Are ‘Led By Donkeys’ making asses of themselves?

A poster for the Brexit Party with a statement by Nigel Farage: The European Parliament, in their foolishness, have voted for increased maternity pay", next to a black-and-white picture of him on a pale blue background, underneath the heading "Less maternity pay", and the slogan "They didn't write a manifesto, so we did it for them. He actually wrote it on Twitter." The poster is against an orange painted building with a sign "JKS: Floorings for your home". In front of the poster, a woman wearing a light grey jumper and blue jeans pushes a baby in a buggy across a road.
A poster for the Brexit Party with a statement by Nigel Farage: “The European Parliament, in their foolishness, have voted for increased maternity pay”.

Last week, after having a few weeks’ break, the crowd-funded anti-Brexit poster campaign “Led By Donkeys” (a reference to the alleged saying by a German general in the First World War about the British army, “lions led by donkeys”) have been putting up posters containing sayings by leading figures in the Brexit Party led by Nigel Farage which has refused to issue a manifesto before the upcoming European elections (23rd May) and whose candidate lists include former communists as well as the more traditional former Ukippers and Tories. Their aim is to present the Brexit Party as a reactionary party which intends to profit from economic decline while tearing apart public services such as the NHS. However, I think some of their quotes may be a bit obscure for a lot of people.

There is no dispute that Nigel Farage did give a speech during his “Common Sense tour” in which he advocates a move to an American-style insurance-based healthcare ‘system’, saying:

Frankly, I would feel more comfortable that my money would return value if I was able to do that through the marketplace of an insurance company (sic) than just us trustingly giving £100m a year to central government and expecting them to organise the healthcare service from cradle to grave for us.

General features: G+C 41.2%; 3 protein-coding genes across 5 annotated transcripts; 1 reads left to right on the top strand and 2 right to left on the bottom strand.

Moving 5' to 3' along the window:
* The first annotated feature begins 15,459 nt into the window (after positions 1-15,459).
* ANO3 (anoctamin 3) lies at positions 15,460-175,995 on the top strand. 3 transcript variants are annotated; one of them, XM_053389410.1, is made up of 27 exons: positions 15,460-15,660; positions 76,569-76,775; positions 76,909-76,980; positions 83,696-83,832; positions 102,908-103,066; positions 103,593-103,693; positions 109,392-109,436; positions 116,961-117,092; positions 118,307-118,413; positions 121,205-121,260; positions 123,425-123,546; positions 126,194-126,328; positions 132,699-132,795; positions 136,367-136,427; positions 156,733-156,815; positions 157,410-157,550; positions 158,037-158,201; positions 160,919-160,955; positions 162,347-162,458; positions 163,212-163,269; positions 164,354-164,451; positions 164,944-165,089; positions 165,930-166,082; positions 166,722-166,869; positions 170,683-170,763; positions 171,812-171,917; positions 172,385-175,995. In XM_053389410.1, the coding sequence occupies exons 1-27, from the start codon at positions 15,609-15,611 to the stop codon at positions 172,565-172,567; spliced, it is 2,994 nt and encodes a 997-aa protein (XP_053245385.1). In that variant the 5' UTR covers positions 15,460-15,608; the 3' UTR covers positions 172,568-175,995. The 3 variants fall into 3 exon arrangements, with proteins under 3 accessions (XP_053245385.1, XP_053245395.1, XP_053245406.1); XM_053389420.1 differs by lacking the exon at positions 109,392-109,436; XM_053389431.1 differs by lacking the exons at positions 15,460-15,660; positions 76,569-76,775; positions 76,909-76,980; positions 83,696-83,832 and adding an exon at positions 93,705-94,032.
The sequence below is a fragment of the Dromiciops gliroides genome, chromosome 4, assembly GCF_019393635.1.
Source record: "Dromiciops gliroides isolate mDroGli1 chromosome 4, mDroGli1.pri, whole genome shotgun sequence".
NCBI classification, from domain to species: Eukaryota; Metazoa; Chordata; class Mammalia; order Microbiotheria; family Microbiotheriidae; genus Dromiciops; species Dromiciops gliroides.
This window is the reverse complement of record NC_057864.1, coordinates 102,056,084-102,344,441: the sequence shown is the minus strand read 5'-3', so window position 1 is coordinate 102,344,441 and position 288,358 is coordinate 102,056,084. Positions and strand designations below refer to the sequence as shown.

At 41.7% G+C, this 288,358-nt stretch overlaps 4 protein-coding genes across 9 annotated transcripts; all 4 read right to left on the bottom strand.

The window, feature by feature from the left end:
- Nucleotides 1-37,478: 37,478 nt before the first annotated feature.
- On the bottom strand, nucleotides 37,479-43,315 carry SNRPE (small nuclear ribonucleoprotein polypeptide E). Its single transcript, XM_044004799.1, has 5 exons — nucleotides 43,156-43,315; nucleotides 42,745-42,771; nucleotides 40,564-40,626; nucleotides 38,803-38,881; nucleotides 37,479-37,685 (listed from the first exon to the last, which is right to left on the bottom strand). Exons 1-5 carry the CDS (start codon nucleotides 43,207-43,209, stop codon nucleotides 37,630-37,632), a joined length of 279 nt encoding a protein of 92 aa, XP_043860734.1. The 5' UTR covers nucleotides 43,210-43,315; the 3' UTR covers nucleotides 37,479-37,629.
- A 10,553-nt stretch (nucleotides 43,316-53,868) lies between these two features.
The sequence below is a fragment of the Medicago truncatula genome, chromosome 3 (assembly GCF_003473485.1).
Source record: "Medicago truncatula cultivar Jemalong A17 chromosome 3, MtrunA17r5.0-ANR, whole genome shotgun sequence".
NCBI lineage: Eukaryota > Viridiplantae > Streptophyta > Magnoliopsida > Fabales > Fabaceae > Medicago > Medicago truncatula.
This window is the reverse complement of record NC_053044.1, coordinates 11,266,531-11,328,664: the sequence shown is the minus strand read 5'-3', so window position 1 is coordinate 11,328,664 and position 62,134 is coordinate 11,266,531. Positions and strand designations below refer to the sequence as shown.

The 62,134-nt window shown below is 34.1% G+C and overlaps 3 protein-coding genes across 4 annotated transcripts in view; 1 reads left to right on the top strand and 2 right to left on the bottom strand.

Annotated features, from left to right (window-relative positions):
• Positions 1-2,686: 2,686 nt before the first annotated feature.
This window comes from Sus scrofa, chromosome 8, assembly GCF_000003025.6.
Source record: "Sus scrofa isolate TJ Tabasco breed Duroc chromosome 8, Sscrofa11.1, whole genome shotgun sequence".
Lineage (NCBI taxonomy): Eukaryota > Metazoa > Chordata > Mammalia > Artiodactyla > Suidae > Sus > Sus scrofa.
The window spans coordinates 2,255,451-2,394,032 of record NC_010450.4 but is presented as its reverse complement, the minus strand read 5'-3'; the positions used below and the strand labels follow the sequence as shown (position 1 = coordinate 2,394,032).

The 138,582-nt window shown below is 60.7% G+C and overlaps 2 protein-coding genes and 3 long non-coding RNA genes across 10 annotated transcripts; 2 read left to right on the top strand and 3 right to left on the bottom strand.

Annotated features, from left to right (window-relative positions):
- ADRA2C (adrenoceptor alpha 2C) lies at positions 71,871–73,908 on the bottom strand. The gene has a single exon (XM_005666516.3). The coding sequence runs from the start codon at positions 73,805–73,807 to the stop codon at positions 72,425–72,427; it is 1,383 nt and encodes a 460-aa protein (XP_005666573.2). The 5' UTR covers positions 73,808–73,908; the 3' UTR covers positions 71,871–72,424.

A lot of us are well aware that in the USA, healthcare premiums for those whose workplace does not provide insurance are sky-high, they are more so for people who have pre-existing conditions, they are as selective as the NHS about which medications they will provide, that people go bankrupt as a result of medical bills and will sometimes refuse emergency treatment to avoid a five-figure hospital bill. Most of this is unheard-of to us here in the UK because we have a healthcare system that is funded out of public taxation. The thing is that a lot of people do not know a lot about American healthcare or indeed any healthcare except ours; some may be aware of people flown to the USA for treatment unavailable here and they do know that we have a thing called National Insurance which was supposed to pay for social security but in fact is spent on pensions, so the idea of insurance is not entirely foreign to people who mostly pay for car and home content insurance and the quote would not have given them the ‘chills’ LBD might have thought they did.

LBD have already withdrawn another poster, the one featuring Ann Widdecombe (the former Tory cabinet minister from the John Major era) saying “homosexual acts are wrongful”, because “just because we’re outraged at her views it doesn’t mean everyone will be, and more importantly there will be some who’ll take her words at face value”. However, their general campaign is based on the idea that everyone will agree with them that the attitudes of Farage, Widdecombe and others are outdated and ridiculous, when in fact not everyone will. In their previous ‘tweet’ campaign they were accused similarly of addressing the public as if they were addressing a group of like-minded friends rather than a general public with a diverse body of opinions. That campaign exposed the double standards of some of the major Brexiteer politicians, some of whom were on record as opposing leaving the EU as recently as 2012, but in the choice of attitudes they choose to ‘expose’ here, they are counting on a public that agrees with them when it might not always. Exposure sometimes works (as in the 1970s when the National Front were exposed as being actual Nazis rather than simply opponents of mass immigration), but only when the thing exposed is unacceptable to everyone, rather than just to many or some.

Image source: Led By Donkeys.

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